The molecular mechanics energy function employed during the sweep assesses energies with respect to the fixed backbone and rigid rotamers. Therefore it is standard practice in structure-based protein design to energy-minimize each resulting design, performing a limited relaxation of the conformation in order to improve atomic interactions. We employ TINKER (Ponder, 2011) to minimize the EpiSweep designs, using the AMBER (AMBER-f99sb) force field (Hornak et al., 2006) and the generalized Born solvent model. The backbone atoms (N, Cα, C, and O) are held fixed, as in the design target, and the side-chains are allowed to relax from their discrete rotameric states.
Since a suboptimal design may relax to a conformation with a better energy than the one that was originally deemed optimal with rigid rotamers, we also consider near-optimal designs. To do so, we generate successive Pareto near-optimal curves, each one Pareto optimal with respect to all designs except those on the previously identified curves. This is done by adding constraints in successive rounds to ensure that a new design differs from each old one by at least one substitution.
In order to ensure that we do not miss designs that are suboptimal with rigid rotamers but become optimal upon energy minimization, we would need to extend the generation of designs to account for the subsequent effects of energy minimization. For example, the minDEE (Georgiev et al., 2006) and iMinDEE (Gainza et al., 2012) variants of DEE ensure that in the pre-processing stage, rotamers are eliminated only if they cannot participate in a design that would be optimal upon minimization. Likewise, a sufficient number of near-optimal Pareto curves could be produced until a bound on the improvement in energy guarantees that remaining designs cannot “leapfrog” to become optimal. We leave such extensions for future work.
After generating and energy minimizing a number of alternative designs, the protein engineer is left with a decision as to which to experimentally evaluate. In practice, we select a number of designs along the (minimized) Pareto frontier, since the appropriate balance between these concerns is unknown ahead of time and is the reason for performing the sweep. Thus, we assess some variants that are more conservative and some that are less conservative from an energetic standpoint, expecting, respectively, less and more impact on immunogenicity. We also consider the overall diversity of the designs, in terms of mutations that are commonly employed among the variants, as well as in their relative locations in the sequence and structure.
We demonstrate EpiSweep with case-study applications to two therapeutic proteins, SakSTAR (Protein Data Bank [PDB] code: 2SAK, chain A) and Epo (1EER, chain A), previously targeted for deimmunization by experimental methods. It should be noted that the side-chain atoms of the last residue (R166) in the Epo structure are missing except for the Cβ atom. The missing side-chain atom coordinates were added using SCWRL (Side-Chains With a Rotamer Library) (Canutescu et al., 2003).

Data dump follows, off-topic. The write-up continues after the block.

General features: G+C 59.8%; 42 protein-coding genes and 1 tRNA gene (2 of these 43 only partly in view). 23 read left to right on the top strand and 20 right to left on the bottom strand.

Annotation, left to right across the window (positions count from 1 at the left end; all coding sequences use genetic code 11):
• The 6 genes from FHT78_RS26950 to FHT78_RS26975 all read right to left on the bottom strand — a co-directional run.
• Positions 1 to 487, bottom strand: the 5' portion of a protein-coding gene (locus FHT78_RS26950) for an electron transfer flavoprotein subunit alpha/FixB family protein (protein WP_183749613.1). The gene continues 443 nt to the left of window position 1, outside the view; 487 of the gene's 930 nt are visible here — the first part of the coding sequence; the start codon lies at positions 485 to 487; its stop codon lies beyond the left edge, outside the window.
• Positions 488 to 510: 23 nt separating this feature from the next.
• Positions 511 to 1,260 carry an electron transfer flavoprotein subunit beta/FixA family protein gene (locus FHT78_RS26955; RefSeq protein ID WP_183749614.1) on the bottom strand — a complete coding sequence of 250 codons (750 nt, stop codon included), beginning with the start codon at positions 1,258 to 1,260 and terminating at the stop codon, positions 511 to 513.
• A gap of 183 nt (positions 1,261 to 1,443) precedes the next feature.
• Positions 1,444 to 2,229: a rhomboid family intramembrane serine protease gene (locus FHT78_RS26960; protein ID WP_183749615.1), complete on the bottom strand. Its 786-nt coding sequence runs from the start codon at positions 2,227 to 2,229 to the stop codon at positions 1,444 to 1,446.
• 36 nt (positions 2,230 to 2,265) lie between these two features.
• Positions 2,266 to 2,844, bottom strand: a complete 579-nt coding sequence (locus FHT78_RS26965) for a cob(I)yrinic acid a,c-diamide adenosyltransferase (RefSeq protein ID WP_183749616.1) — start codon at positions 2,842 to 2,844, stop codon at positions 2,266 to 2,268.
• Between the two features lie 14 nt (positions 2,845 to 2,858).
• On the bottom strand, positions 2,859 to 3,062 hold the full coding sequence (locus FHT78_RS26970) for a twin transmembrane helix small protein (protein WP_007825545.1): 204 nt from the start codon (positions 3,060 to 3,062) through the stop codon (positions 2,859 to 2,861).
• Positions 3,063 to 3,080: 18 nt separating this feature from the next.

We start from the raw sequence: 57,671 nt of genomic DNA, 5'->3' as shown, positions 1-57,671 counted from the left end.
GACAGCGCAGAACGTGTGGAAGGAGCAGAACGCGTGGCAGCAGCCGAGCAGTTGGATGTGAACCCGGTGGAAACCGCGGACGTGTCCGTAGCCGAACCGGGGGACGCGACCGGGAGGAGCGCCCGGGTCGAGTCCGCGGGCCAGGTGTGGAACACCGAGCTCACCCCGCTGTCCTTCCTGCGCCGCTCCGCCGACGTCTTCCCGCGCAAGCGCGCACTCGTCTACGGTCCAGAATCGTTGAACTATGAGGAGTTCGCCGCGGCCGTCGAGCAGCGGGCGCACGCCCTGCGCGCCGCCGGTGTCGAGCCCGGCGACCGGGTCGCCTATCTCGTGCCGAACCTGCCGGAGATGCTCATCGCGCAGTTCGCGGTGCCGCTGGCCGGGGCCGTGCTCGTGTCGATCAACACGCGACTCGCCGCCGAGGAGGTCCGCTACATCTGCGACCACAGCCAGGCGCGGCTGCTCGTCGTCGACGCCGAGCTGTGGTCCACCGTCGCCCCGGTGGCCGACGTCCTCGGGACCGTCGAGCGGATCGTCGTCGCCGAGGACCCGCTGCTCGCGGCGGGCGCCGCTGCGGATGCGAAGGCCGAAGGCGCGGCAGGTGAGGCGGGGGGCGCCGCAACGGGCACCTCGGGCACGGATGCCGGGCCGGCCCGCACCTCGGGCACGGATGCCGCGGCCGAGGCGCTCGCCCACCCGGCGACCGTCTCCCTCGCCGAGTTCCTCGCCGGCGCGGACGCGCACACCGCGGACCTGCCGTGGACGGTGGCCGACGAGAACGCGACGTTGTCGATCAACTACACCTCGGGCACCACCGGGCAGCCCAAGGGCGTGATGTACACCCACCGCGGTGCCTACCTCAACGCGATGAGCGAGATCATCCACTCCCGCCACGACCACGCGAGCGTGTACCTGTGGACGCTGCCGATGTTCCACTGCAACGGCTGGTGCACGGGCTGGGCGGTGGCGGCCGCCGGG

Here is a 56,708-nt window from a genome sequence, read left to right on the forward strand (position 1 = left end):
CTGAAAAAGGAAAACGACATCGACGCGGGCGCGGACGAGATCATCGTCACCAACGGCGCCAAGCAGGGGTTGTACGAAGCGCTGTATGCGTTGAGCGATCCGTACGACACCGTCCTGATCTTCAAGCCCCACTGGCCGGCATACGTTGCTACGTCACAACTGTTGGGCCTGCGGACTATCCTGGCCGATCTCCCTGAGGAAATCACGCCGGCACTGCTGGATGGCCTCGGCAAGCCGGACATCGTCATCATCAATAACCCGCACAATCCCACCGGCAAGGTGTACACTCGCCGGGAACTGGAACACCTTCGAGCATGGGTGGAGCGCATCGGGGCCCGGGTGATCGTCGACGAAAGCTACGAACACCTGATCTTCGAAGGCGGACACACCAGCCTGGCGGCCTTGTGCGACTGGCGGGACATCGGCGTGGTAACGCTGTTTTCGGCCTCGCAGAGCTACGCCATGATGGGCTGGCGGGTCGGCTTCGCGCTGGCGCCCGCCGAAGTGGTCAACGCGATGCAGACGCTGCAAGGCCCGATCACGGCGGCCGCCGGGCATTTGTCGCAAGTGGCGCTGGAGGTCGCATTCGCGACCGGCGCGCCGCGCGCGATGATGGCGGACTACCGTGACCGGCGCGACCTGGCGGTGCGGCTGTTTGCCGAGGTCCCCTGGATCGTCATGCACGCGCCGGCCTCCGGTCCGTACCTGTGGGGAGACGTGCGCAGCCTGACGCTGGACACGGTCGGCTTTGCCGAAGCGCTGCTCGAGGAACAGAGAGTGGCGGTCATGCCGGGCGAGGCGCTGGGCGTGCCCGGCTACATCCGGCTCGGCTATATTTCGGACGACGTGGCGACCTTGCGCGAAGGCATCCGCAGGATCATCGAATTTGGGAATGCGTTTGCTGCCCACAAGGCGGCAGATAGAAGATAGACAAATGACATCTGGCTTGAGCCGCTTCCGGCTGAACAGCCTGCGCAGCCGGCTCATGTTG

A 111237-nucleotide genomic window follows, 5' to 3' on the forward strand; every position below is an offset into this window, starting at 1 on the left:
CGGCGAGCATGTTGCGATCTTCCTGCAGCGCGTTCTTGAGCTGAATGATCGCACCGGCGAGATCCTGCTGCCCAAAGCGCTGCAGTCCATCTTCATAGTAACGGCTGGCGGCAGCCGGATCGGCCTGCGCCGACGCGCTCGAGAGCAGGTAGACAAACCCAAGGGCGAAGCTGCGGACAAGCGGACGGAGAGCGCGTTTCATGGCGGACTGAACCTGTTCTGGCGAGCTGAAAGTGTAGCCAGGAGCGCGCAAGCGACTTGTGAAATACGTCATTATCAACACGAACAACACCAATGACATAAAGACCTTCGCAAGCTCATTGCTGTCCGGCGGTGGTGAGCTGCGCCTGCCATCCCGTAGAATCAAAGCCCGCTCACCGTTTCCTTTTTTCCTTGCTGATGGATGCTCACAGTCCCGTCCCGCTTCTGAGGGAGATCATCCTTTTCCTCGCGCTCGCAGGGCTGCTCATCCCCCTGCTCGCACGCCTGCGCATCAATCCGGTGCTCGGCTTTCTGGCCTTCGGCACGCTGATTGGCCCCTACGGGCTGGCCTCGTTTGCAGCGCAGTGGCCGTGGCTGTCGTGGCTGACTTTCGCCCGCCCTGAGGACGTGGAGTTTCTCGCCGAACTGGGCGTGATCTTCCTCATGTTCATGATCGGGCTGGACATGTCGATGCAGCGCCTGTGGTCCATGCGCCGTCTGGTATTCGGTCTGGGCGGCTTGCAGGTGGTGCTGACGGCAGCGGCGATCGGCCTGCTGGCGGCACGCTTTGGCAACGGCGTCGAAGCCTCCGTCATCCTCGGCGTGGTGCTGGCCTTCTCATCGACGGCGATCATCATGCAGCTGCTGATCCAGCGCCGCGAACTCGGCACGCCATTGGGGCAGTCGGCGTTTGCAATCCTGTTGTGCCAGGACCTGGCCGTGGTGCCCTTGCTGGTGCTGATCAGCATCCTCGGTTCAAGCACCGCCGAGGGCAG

Since the previous experimental work focused on identified immunogenic regions, we first perform analogous peptide-focused design, using the extension discussed in the methods. For these studies, we focus on the overall trends in the energy–epitope landscape, using EpiSweep to explore the trade-offs between maintaining stability and reducing immunogenicity. We do not bother performing energy minimization to better evaluate these designs, as that would not provide significant additional insights into these limited (peptide-focused) designs.
We then demonstrate that EpiSweep can optimize entire proteins, selecting optimal sets of mutations to hit scattered epitopes. Since the side-chains modeled by EpiSweep are from discrete sets of rigid rotamers, we better model the resulting structures by generating not only the Pareto optimal curve but also the four best near-optimal curves, and energy-minimizing all these designs.
The initial energy calculations for each peptide case study required 3–6 hours of wall-clock time on 60 nodes of a shared cluster, while the full-protein design required several days (OSPREY evaluates all pairs of rotamers; this could be reduced by restricting based on a contact map). Then the actual EpiSweep algorithm took less than an hour on a dedicated eight-core machine for each peptide design problem (target and mutational load), and less than 8 hours for the full-protein design. The energy minimization takes approximately 15 minutes of wall-clock time per structure.
Staphylokinase is a fibrin-selective thrombolytic agent with potential therapeutic use in treating heart attacks and strokes. Warmerdam et al. (2002) sought to deimmunize a variant called SakSTAR, derived from a lysogenic S. aureus strain. Based on T-cell profileration assays, they focused on the highly immunogenic C3 region, spanning residues 71–87. They employed alanine-scanning mutagenesis to identify mutations that reduced immunogenicity. Subsequent proliferation assays then showed that the response was indeed reduced for various designs incorporating 2–4 alanine substitutions. They did not engineer the redesigned peptides back into the whole protein to test stability and activity.
We applied peptide-focused EpiSweep to identify mutations in the C3 region as well as in an additional region, which we name Beta, spanning residues 24–38. We evaluated energies according to the deposited SakSTAR structure (2SAK) and applied homology filtering according to the family (Pfam PF02821).